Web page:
We are called to be an extension of the Kingdom of God here on Earth – to spend time at the feet of Jesus so we may be filled to overflowing and transformed by his grace, ready to go about our daily lives, extending transformation to those around us – in our workplaces, in our homes, in our streets, in our cities and towns.

    How is God calling you to be an imperfect missionary?

    • How is your balance of being and doing?
    • What does being look/sound/feel/taste like?
    • What does doing look/sound/feel/taste like?
    • What’s your next step?
    • Who are you doing the journey with?
    Jenna Blackwell

    Jenna Blackwell is the Tasmanian Baptist Mission and Leadership Coach

    Read more in the July/August 2021 ADVANCE | step by step


    Without. A poem by Jenna Blackwell
    A poem by Jenna Blackwell
    Jenna Balckwell
    Heater on, tea in hand,
    Curtains just ajar.
    Pen at the ready,
    I sit, I watch, I wait for you.
    The trees, like fits of rage on a drug-induced night,
    Bend every direction in the gusty wind.
    They are but shadows against the dark sky,
    Mere blurs, not close to human.
    The sky has been crying all night,
    The fields are flooded in its tears.
    My eyes on this city prompts my heart,
    As a ten-tonne truck sits on my chest.
    People. It's always people.
    Without homes, without safety,
    Without warmth, without family.
    Without weighs on my chest.
    Does without have a name?
    We hide them away, buried in darkness.
    We wish someone else would jump in the muck
    And bring them to the light.
    My heart rages at injustice.
    But my outward eyes turn in on me
    And the truck reminds me of its weight.
    What am I doing?
    Comfy, warm, safe, peacefully alone
    I too have flooded tears, but not over this.
    "Disconnect!" my mind screams
    But I refuse to let this be another too hard basket
    I don't want to sit in comfort,
    Disconnected from those without.
    I don't want to say "I'm yours, God,"
    And not break for what breaks you.
    I love comfort, but I don't want to live it
    If it's outside of your reign.
    I don't want to be another Sunday-goer
    Who isn't transformed by you.
    I want people to know your goodness,
    I want lives to be transformed.
    I want connection, not disconnection.
    I want... to be without?
    That's too scary to say aloud,
    I wrestle with the discomfort.
    But they say to live is to die.
    To die to self is to live for you.
    Without, they cry.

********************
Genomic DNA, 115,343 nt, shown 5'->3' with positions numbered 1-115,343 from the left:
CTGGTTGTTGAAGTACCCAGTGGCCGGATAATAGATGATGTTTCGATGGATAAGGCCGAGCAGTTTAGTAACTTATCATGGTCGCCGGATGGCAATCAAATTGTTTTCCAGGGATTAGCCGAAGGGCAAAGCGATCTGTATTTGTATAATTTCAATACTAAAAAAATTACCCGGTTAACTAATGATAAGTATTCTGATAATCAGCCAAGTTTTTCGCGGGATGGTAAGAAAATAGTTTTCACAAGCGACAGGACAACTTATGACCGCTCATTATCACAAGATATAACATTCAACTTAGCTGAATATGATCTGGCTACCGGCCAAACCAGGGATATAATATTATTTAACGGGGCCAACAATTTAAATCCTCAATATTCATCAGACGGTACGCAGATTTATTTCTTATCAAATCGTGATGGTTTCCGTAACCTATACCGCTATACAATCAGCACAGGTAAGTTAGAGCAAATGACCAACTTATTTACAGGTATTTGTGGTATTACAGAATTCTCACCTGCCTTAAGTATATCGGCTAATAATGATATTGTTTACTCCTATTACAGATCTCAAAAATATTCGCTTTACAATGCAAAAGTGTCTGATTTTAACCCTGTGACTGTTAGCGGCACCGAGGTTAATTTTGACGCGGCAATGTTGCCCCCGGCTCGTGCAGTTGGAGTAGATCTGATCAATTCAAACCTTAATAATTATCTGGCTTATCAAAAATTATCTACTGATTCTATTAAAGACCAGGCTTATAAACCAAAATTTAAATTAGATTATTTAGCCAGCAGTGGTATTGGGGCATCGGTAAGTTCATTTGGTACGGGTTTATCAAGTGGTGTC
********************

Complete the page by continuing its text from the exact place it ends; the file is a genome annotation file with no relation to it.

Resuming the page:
Without, I surrender.
    Jenna Blackwell © 2021
    Without. A poem by Jenna Blackwell
    Inspired by Jenna’s article Am I An Imperfect Missionary?

    Mission and Leadership Development

    Advance Header

    engaging your community:

    Opportunities for Churches and Leaders

    At the May 2021 Assembly Michael Henderson and Jenna Blackwell spoke, describing their new positions with Tasmanian Baptists from 1st July.

    Reengage | Reimagine | Realign

    Tasmanian Baptists are now described as “mission-shaped”. But in the real world, how do churches do that?

    Community engagement is the answer! For churches and leaders, it’s either a new way of thinking, or else, shifting 20th Century concepts into 21st Century form.

    Mission and Leadership Development - Michael Henderson and Jenna Blackwell
    Michael Henderson and Jenna Blackwell

    Mission and Leadership Development

    Thankfully help is at hand! From 1st July, Michael and Jenna are set aside to serve you and your church with mission leadership and development.

    • Michael with Mission and Leadership Development
    • Jenna as Mission and Leadership Coach

    At the recent Assembly, they both spoke about how they can serve you and your church. Their talks were interesting, informative, and gave a glimpse into the ways in which Tasmanian Baptist churches can “skill-up” to connect with the community where God has placed them.

    Why you should engage in leadership development

    Michael explains Leadership Development

    Jenna outlines “The Why”, and opportunities for coaching

    WATCH their presentations at MAY Assembly

    Saturday 8th May 2021 (42 minutes)

    READ MORE IN THE JUNE 2021 ADVANCE | step by step